The turning point comes when Fleck kills three (young, male, and white) Wall Street types who are harassing him on the subway, seemingly inspiring a clown-mask-wearing protest movement of the have-nots against the privileged. Further blows come with revelations about his mother and Wayne, and when Franklin broadcasts humiliating footage of Arthur’s inept attempt at stand-up at a local club. As Arthur’s behavior grows ever more violent, he gets a slot on Franklin’s show, notoriety that sates his grandiose and completely unrealistic hunger for fame and leads to the film’s murderous conclusion, in which a supervillain is born.

Demonizing the White Working Classes

Between the time when Joker debuted (and won the top prize) at the Venice Film Festival and its full release, its detractors in the media suggested—among other things—that it portrays mass shooters sympathetically, that it glamorizes violent “incels” (“involuntary celibates,” young men enraged by being denied their absolute right to have sex with women), and that it “champions” Arthur’s crimes. Even some who thought Joker a great film fretted that it might be dangerous, as when The Telegraph’s critic Robbie Collin warned, “This is a film that is going to stir up trouble—in the consciences of everyone who watches it, and almost certainly in the outside world as well.” With a previous Batman-universe film—The Dark Knight Rises, which didn’t feature the Joker—having been unfairly associated with violence after a gunman killed twelve people and wounded many others at a screening in Aurora, Colorado, in 2012 (the shooter had simply chosen a packed cinema to attack), undercover cops were deployed at some screenings of Joker in case someone went on a rampage.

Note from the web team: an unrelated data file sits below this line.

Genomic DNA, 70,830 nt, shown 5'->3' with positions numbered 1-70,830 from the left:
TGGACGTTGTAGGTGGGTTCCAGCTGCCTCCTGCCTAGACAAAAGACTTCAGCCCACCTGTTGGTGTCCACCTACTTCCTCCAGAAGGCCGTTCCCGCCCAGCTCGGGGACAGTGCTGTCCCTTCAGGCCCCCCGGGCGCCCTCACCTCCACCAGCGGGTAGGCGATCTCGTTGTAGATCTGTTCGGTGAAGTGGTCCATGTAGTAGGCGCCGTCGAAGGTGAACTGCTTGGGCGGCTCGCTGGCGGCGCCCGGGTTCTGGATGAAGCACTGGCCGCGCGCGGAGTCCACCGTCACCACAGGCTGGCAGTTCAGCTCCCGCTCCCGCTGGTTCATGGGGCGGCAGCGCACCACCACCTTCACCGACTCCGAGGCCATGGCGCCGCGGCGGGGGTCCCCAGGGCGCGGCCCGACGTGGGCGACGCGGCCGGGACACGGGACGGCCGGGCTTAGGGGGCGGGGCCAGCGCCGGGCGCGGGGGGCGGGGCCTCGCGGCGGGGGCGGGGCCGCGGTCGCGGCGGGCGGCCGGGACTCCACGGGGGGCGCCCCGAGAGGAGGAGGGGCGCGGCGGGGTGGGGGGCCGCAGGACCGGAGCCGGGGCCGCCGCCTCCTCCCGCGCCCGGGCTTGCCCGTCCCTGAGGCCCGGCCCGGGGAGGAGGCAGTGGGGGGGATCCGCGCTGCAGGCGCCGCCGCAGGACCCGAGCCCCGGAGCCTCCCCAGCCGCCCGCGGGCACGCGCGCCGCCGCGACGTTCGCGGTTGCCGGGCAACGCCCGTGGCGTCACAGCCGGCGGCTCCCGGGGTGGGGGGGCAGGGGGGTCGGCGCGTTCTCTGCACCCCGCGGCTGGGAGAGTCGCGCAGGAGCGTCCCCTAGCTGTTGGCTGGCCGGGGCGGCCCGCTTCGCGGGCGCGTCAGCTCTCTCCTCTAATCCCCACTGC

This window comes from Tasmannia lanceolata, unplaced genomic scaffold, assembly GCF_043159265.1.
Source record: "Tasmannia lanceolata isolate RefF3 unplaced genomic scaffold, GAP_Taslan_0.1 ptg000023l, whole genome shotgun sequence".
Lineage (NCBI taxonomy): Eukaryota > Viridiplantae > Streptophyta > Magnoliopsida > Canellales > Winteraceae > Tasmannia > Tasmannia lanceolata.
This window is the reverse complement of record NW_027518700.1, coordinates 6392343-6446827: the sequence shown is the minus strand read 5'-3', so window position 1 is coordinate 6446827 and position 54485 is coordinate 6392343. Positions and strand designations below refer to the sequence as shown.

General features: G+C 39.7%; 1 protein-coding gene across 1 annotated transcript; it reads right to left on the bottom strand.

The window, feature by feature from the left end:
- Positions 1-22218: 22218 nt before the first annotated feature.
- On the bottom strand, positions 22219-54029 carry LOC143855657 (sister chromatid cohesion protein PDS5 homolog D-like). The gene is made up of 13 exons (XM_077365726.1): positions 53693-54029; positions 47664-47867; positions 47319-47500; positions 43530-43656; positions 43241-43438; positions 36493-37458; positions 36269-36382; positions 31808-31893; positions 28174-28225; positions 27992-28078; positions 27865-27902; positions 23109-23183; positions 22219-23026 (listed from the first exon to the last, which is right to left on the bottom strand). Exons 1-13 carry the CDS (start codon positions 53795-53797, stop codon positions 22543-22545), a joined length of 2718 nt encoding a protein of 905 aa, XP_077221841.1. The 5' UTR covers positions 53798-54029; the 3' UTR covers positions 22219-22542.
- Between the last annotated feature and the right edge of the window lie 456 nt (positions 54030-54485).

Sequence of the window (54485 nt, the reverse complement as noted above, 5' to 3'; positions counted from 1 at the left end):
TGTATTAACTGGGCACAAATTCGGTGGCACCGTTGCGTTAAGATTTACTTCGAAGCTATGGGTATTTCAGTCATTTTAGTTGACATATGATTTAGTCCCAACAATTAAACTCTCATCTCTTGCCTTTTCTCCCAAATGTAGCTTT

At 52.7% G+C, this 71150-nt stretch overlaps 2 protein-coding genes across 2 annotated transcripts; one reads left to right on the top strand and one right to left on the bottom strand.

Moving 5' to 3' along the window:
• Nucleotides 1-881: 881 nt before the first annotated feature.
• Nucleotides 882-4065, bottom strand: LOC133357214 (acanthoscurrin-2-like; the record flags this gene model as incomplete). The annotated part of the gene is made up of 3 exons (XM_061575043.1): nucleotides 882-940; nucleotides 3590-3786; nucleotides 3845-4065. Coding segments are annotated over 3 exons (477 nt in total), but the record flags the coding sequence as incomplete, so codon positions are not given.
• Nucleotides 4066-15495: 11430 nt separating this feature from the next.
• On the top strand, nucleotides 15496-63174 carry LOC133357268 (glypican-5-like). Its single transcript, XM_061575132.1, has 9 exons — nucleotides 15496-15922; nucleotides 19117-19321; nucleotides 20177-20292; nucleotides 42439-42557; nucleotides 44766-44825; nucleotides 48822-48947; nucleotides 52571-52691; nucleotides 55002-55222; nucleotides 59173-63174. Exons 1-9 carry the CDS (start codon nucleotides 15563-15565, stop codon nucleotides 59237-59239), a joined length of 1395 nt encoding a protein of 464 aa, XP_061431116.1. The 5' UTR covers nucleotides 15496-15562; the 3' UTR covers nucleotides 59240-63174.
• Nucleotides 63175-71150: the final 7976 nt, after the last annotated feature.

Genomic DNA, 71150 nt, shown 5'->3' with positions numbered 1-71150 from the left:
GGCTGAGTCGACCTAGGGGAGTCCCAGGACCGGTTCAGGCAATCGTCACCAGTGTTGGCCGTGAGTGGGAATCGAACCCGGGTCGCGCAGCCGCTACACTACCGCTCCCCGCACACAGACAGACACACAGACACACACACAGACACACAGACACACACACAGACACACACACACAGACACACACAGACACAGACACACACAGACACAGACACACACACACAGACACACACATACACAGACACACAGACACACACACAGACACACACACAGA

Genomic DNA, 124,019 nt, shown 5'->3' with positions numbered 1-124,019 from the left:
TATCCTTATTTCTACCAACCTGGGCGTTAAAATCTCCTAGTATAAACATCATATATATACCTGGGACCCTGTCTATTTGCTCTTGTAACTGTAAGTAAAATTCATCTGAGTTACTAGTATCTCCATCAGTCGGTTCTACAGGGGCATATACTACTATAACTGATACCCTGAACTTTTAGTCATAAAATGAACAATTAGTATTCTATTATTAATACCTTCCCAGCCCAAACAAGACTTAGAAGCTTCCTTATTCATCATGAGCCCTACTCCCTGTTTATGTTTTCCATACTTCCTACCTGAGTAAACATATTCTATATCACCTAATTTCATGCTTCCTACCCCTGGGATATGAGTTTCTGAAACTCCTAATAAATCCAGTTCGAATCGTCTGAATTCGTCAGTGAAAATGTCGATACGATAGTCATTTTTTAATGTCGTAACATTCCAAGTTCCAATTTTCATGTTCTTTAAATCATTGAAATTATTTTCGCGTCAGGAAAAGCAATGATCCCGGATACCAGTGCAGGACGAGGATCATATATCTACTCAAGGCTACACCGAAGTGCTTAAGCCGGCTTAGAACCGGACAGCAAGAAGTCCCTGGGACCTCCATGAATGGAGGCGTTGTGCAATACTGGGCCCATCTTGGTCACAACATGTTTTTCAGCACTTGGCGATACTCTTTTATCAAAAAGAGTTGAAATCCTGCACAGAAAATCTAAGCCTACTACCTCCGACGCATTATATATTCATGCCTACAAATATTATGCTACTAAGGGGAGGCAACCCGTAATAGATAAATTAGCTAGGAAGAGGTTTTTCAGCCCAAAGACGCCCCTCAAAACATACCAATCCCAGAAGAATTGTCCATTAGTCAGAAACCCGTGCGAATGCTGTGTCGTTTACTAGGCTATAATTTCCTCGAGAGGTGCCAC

What unites Falling Down and Joker—and the reactions to them—is that they came out in the midst of two distinct stages in the unravelling of the postwar political order, one that had previously survived significant realignments forced on both Democrats and Republicans by the end of segregation, the turmoil over the Vietnam War, and the end of a sustained economic boom.

By 1993 not only was there no longer a Cold War providing ideological coordinates through which society’s problems could be understood, but the collapse of communism had also opened the door to the restructuring of defense-related industries and the ending of many “jobs for life,” like the one D-FENS loses before losing his grip on reality in Falling Down. Francis Fukuyama’s “End of History” was rapidly followed by a nasty recession across the U.S. and much of the West, not only tanking George H. W. Bush’s reelection chances but also driving growth in social inequality and opening the door for Ross Perot’s unexpectedly disruptive challenge to the two-party system.